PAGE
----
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					CONSUMER CULTURE (3 papers)

The Mobile Phone Culture in Bangkok: The Expression of Modernity and Cultural Changes
Chuensumon Bunnag, Faculty of Business Administration, Mahanakorn University of Technology

       This research examines the mobile phone culture in Bangkok, Thailand, and the way mobile
       phone can be seen to represent an expression of modernity and cultural changes among Thai
       middle class teenagers at large. The idea of modernity has been explored in terms of Tween and
       Teen subcultures’ incorporation of mobile phones to form and create their cultural identities as
       cool and modern in different social settings i.e. homes, schools and department stores. The
       material data probes these social interactions vis-à-vis Thai teenagers, who employ cool brands to
       display their cool selves by using the generations of mobile phones technology to enhance their
       communicative patterns, blurring the boundaries of public and private spaces. The symbolic
       meanings of mobile phones i.e. necessity-luxury and fashion as symbols of modernity bring about
       social and cultural changes, as well as consumerism and leisure activities which can be showed as
       habitus. It further considered Thai teenagers’ social relations alongside advertising
       representations elaborated issues of modernity to show to their consumption patterns and cultural

       My ethnographic data suggests that the distinction Tween (9-14 years old) and Teen (15-18 years
       old) subcultures, and the university students use mobile phones as symbols of modernity to create
       their identities are relevant to fashion and social emulation among family and peer in terms of
       purchases, opinions, and activities. Thai teenagers perceived mobile phones as new of intimacy
       rather than merely as tools of connectivity, indicating social status and serving as means of
       seeking pleasure. New identities in terms of Gig and Deck Neaw subculture are elaborated to
       show how global interacts with local through their subcultures in ways that they incorporate
       fashionable mobile phones to form their new identities and deviant behaviours as resistance to
       traditional norm in Thai society.

“Levi’s Class” in Thai Society
Patama Chancharoensuk, PhD Student, Thammasat University

       Originally, Levi’s jeans were produced for copper miners in California. However, now they are
       perceived as valuable collectable items in Thai society. The jeans’ owners are regarded as people
       having good taste Therefore, this brand of jeans has gone beyond being a mere product. Those
       who collect Levi’s jeans have moved from one level of the community to a superior level.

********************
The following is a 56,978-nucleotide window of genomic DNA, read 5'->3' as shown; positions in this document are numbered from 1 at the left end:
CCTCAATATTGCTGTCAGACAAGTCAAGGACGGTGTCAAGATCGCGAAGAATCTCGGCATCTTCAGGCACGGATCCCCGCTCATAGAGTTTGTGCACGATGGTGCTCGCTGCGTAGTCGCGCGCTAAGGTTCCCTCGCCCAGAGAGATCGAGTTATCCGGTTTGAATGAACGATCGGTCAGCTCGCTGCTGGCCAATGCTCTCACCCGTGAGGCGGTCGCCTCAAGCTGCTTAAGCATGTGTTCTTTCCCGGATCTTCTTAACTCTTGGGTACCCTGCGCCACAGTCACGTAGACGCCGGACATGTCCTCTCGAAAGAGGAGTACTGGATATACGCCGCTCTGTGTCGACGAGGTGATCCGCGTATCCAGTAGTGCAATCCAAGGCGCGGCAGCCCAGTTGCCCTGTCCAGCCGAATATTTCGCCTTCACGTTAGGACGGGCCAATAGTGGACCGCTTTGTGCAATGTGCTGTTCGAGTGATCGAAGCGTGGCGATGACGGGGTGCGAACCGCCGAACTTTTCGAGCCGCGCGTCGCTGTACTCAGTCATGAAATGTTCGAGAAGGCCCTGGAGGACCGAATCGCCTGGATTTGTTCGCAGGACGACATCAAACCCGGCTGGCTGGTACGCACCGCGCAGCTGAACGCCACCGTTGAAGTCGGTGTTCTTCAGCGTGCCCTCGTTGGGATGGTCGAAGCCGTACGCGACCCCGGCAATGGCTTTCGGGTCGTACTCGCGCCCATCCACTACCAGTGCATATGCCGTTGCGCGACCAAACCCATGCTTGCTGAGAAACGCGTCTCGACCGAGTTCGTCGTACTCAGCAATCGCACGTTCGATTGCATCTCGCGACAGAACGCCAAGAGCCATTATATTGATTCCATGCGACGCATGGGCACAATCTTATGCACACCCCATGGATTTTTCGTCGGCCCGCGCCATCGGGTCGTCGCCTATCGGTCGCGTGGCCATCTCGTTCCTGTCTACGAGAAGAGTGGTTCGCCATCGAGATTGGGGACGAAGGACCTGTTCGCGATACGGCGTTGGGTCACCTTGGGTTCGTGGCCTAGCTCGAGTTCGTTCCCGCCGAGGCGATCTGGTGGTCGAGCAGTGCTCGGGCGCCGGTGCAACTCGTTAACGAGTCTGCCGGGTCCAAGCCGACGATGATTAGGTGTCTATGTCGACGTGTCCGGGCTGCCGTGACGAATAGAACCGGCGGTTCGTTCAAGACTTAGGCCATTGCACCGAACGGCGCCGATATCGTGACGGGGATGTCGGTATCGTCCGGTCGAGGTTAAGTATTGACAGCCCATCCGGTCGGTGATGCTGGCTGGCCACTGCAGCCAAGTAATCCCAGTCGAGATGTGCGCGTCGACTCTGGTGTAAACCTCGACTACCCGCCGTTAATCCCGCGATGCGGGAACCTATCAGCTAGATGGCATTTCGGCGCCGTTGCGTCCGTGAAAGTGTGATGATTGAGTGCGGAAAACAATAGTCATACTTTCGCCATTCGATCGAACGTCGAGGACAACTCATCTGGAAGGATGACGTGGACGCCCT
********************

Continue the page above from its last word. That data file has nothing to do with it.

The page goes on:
According to Pierre Boerdieu, the structure and life pattern of each class underlies the operating
       strategies expressed with different logic. This leads to different levels of realization and actions.
       Living conditions produce levels of mental structure or thoughts which people need to interact
       with immediate habitas. In addition, they give people a chance to access positions of substance
       and power. Hence, a jeans wearer is different from a jeans collector in terms of realization or
       thinking structure.

Japanization in Thailand in the Age of Globalization
Noriyuki Suzuki, University of the Ryukyus

       Globalization has made culture different from what we used to know: culture nowadays is not
       only a way of life in any one society anymore. When the Thai context is considered, Thailand has
       been significantly influenced by Japan through Globalization process. At present, not only
       Japanese economy, but also Japanese culture has started to have a deep impact on Thai society,
and we can arguably witness the process of “Japanization” in Thailand. One clear example is that
young generation usually grows up with Japanese products and cultural products that surround
them. The influence of Japanese products has gradually changed from affecting the way of life to
affecting Thai consumer’s values. The important factors that enable Japanization process in Thai
society are, firstly, the close relationship of Thai and Japanese economies: Thailand has depended
much on Japanese investment. Secondly, Thailand and Japan are Asian countries and have a very
close relationship, including that both have never been colonized by Western countries. Lastly, in
contrast to the past, the Thai consumer’s behavior has changed dramatically to absorb foreign
products, particularly Japanese, more easily. This study will hopefully make a better
understanding of the process of Japanization in Thailand, and prepare for the repercussions of this
process in this age of Globalization.

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